One of my earliest memories is that of my dad heading off in a balloon on another one of his crazy world record attempts. I remember sneaking into the capsule to leave a note asking him to make sure he came home because I was terrified that I might never see him again.
I guess the adventurous spirit runs strong in my family, because adventures have also been such a big part of my life – and I can confidently say they have helped shaped me into the person I am today.
I’m not going to lie, I’m a LUCKY man. I have been able to travel the world, meet some incredible people and do some pretty amazing things. But in my late teens, like the majority of people, I had started to question life and the meaning of things.
I just couldn’t shake off the feeling that my life needed a direction, a focus. I didn't have the first clue what that direction was and how to go about finding it, and then the phone rang, and I was offered an amazing opportunity that changed everything!
It was Will Steger – who has led some of the most significant dogsled expeditions in the world. I had joined Will on small trip before and liked him. On the call he filled me in on his next challenge.
He was planning a 1,400 mile dogsled expedition in Arctic to raise awareness of climate change amongst young people in US... and it would take about three months!
Arriving in Baffin Island, I got a huge shock to the system. We were packing up and sorting our equipment and I remember thinking, 'What the hell have I let myself in for?'
The tents were tiny, I literally couldn’t expose any skin outside, I was already exhausted... and I had three months of this ahead of me!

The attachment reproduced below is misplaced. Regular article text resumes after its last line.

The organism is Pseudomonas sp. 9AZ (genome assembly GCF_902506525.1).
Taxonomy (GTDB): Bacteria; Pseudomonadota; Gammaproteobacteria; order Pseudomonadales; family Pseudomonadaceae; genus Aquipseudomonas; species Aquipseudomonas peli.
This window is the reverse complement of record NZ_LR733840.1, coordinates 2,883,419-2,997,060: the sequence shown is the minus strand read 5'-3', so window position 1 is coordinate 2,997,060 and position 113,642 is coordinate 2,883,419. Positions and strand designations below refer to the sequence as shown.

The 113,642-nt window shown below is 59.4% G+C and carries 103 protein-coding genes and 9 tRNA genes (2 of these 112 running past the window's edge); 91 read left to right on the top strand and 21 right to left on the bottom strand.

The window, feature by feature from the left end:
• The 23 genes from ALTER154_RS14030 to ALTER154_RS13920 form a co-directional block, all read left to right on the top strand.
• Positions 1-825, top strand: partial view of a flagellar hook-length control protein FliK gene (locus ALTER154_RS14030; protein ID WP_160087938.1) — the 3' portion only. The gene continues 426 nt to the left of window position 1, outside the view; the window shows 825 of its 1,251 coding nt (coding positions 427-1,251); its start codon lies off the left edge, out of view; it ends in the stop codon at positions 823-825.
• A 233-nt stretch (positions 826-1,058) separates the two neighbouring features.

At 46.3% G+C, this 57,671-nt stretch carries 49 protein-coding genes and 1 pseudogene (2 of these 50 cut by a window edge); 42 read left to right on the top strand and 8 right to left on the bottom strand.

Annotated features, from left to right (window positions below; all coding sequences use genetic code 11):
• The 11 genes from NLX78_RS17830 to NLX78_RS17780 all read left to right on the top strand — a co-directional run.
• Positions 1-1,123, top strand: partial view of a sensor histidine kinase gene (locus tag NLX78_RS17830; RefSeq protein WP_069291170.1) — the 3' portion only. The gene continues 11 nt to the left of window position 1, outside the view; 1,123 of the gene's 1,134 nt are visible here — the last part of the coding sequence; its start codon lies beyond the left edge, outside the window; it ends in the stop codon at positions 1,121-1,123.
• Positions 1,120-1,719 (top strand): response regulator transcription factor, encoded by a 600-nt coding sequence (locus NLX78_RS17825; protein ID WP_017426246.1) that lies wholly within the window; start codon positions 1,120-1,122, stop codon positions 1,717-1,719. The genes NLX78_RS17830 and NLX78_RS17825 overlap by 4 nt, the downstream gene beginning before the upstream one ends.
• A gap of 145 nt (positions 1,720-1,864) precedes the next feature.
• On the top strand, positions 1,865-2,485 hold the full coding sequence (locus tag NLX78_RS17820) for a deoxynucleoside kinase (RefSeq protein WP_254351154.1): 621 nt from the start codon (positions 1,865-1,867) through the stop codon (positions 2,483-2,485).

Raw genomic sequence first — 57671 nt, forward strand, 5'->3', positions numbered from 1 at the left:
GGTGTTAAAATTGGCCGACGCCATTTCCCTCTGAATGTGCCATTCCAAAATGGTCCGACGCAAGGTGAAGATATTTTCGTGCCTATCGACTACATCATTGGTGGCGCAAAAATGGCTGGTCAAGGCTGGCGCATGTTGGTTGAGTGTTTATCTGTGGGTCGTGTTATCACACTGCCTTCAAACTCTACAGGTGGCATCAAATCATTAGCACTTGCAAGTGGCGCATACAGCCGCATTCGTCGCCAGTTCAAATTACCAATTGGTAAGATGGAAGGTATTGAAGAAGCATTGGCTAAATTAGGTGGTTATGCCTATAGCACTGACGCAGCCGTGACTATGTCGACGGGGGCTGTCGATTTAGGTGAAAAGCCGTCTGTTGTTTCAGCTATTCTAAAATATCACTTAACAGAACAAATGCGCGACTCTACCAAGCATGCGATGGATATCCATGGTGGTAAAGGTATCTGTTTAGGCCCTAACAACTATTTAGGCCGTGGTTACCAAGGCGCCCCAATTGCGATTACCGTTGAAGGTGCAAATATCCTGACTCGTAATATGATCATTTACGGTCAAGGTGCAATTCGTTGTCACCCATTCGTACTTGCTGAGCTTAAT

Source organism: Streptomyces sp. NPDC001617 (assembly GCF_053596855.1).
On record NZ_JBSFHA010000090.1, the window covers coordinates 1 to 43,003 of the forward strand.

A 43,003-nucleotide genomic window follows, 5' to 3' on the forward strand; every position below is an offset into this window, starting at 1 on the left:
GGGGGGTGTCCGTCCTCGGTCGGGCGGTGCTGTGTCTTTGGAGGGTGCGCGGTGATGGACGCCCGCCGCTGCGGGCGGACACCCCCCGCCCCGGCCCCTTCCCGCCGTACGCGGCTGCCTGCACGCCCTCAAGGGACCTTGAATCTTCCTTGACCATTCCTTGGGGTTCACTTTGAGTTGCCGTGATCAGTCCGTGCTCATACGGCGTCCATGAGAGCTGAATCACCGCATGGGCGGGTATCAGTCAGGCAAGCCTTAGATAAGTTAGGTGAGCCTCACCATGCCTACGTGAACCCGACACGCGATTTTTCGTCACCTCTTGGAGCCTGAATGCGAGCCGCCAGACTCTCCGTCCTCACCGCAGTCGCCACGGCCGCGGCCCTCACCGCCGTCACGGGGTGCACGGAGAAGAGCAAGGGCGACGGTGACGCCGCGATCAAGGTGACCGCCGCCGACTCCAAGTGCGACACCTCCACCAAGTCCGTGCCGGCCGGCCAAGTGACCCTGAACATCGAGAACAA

I knew I couldn't get through it in that state of mind, thinking in that way – so I took myself aside and said to myself: ‘You are not just going to do this, you are going to do it with a huge smile on your face.’
Otherwise what’s the point?’
I didn't want to go in to it wishing for it to be over before it had even started.
So I told myself: 'Do your best to make the most of every moment and embrace all the feelings that come with it, good or bad'. And from that point on, I was ready for near enough anything the experience threw at me.
That was the only way to do it. In fact, I believe it’s the best way to approach any challenge life throws at us. The realisation that in most situations in life we have a choice of how to perceive something is empowering.
Perspective with purpose is incredibly motivating and when I embraced the experience of that journey in the Arctic and stopped thinking about the end goal and how far away it seemed, I was set…This perspective has driven me ever since and I try to adopt it in everything I do.
That was one of the key themes I talked about last Sunday at the 2014 Adventure Travel Show at Olympia London. I was incredibly fortunate to speak at the event, and it was heart-warming to see my family and friends, including my beautiful wife and my sister Holly, there.
Since that expedition the bug certainly took hold and I’ve undertaken a few more challenges. I have broken a world record for the most linked runners to complete a marathon, attached to 33 friends; I have cycled from Italy to London as a part of the Dallaglio Flintoff cycle slam and I kite surfed from France to England, achieving the World Record for the fastest cross-channel kite surf.
I believe that setting yourself goals and trying to achieve them is the fastest way to becoming a healthy, happy and confident individual – and the best way to achieve those goals is through a positive perspective and enjoying the journey along the way.
What are your tips on tackling big challenges in life?